Please use this identifier to cite or link to this item: https://ahro.austin.org.au/austinjspui/handle/1/24955
Title: Longitudinal evaluation of the natural history of amyloid-β in plasma and brain.
Austin Authors: Burnham, Samantha C;Fandos, Noelia;Fowler, Christopher;Pérez-Grijalba, Virginia;Doré, Vincent ;Doecke, James D;Shishegar, Rosita;Cox, Timothy;Fripp, Jurgen;Rowe, Christopher C ;Sarasa, Manuel;Masters, Colin L ;Pesini, Pedro;Villemagne, Victor L 
Affiliation: Centre of Excellence for Alzheimer's Disease Research and Care, School of Medical Sciences, Edith Cowan University, Joondalup, WA 6027, Australia
The Australian e-Health Research Centre, CSIRO Health & Biosecurity, Parkville, VIC 3052, Australia
Department of Medicine, The University of Melbourne, Parkville, VIC 3052, Australia
The Australian e-Health Research Centre, CSIRO Health and Biosecurity, Herston 4029, Australia
Molecular Imaging and Therapy
The Florey Institute of Neuroscience and Mental Health, The University of Melbourne, Parkville, VIC 3010, Australia
Araclon Biotech-Grifols, Zaragoza 50009, Spain
Issue Date: Apr-2020
metadata.dc.date: 2020
Publication information: Brain Communications 2020; 2(1): fcaa041
Abstract: Plasma amyloid-β peptide concentration has recently been shown to have high accuracy to predict amyloid-β plaque burden in the brain. These amyloid-β plasma markers will allow wider screening of the population and simplify and reduce screening costs for therapeutic trials in Alzheimer's disease. The aim of this study was to determine how longitudinal changes in blood amyloid-β track with changes in brain amyloid-β. Australian Imaging, Biomarker and Lifestyle study participants with a minimum of two assessments were evaluated (111 cognitively normal, 7 mild cognitively impaired, 15 participants with Alzheimer's disease). Amyloid-β burden in the brain was evaluated through PET and was expressed in Centiloids. Total protein amyloid-β 42/40 plasma ratios were determined using ABtest® assays. We applied our method for obtaining natural history trajectories from short term data to measures of total protein amyloid-β 42/40 plasma ratios and PET amyloid-β. The natural history trajectory of total protein amyloid-β 42/40 plasma ratios appears to approximately mirror that of PET amyloid-β, with both spanning decades. Rates of change of 7.9% and 8.8%, were observed for total protein amyloid-β 42/40 plasma ratios and PET amyloid-β, respectively. The trajectory of plasma amyloid-β preceded that of brain amyloid-β by a median value of 6 years (significant at 88% confidence interval). These findings, showing the tight association between changes in plasma and brain amyloid-β, support the use of plasma total protein amyloid-β 42/40 plasma ratios as a surrogate marker of brain amyloid-β. Also, that plasma total protein amyloid-β 42/40 plasma ratios has potential utility in monitoring trial participants, and as an outcome measure.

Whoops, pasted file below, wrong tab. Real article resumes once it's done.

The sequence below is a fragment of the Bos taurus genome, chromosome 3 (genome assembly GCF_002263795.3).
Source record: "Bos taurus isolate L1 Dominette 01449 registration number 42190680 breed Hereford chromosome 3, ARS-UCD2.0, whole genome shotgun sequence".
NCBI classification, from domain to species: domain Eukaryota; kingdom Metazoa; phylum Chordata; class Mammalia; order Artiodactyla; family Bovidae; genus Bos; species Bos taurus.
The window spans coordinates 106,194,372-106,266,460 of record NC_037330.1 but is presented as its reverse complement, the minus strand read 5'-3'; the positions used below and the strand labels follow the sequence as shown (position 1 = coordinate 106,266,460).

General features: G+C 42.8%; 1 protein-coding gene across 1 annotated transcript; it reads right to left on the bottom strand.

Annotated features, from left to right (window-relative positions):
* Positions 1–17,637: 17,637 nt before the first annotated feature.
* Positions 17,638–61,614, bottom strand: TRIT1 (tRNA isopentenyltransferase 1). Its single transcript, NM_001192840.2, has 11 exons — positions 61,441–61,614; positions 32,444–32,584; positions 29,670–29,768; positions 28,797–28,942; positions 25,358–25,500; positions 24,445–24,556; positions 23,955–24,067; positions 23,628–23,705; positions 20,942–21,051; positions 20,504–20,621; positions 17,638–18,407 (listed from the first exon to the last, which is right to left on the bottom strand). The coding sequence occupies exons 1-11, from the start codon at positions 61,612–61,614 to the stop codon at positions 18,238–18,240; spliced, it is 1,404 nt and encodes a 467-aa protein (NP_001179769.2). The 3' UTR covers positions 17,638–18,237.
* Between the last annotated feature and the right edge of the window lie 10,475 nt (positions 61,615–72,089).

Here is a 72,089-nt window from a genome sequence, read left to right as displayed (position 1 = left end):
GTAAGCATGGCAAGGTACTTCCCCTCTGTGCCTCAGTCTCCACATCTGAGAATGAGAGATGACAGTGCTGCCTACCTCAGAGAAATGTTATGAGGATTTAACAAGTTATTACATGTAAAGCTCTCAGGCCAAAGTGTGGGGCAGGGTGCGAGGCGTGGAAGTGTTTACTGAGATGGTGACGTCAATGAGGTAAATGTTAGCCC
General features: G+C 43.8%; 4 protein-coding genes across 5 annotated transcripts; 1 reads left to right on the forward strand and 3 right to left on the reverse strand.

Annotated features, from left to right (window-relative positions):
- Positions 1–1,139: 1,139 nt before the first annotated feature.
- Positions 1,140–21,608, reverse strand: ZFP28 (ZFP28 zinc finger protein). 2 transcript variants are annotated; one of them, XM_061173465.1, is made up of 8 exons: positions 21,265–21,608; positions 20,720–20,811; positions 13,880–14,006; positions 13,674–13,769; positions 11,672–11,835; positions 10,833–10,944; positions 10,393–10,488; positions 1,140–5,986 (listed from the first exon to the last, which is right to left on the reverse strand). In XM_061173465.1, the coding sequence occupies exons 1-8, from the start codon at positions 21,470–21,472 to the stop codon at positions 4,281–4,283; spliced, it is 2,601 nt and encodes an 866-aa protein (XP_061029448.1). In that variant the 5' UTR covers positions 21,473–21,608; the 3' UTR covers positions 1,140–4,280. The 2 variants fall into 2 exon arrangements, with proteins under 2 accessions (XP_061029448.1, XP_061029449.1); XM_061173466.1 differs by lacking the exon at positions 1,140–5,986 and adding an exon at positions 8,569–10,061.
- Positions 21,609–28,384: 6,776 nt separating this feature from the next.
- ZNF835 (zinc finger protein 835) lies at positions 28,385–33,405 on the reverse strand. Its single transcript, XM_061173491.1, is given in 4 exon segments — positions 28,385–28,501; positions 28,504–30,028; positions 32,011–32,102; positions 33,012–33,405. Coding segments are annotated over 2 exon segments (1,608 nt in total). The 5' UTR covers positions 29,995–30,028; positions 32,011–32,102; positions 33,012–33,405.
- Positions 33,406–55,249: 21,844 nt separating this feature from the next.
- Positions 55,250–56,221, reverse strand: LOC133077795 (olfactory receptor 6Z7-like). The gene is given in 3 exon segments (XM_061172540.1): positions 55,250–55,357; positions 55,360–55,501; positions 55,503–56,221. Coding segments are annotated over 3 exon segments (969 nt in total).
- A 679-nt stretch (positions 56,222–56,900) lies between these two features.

URI: https://ahro.austin.org.au/austinjspui/handle/1/24955
DOI: 10.1093/braincomms/fcaa041
ORCID: 0000-0003-2863-0293
PubMed URL: 32954297
Type: Journal Article
Subjects: Alzheimer’s disease
aging
amyloid imaging
plasma amyloid
Appears in Collections:Journal articles

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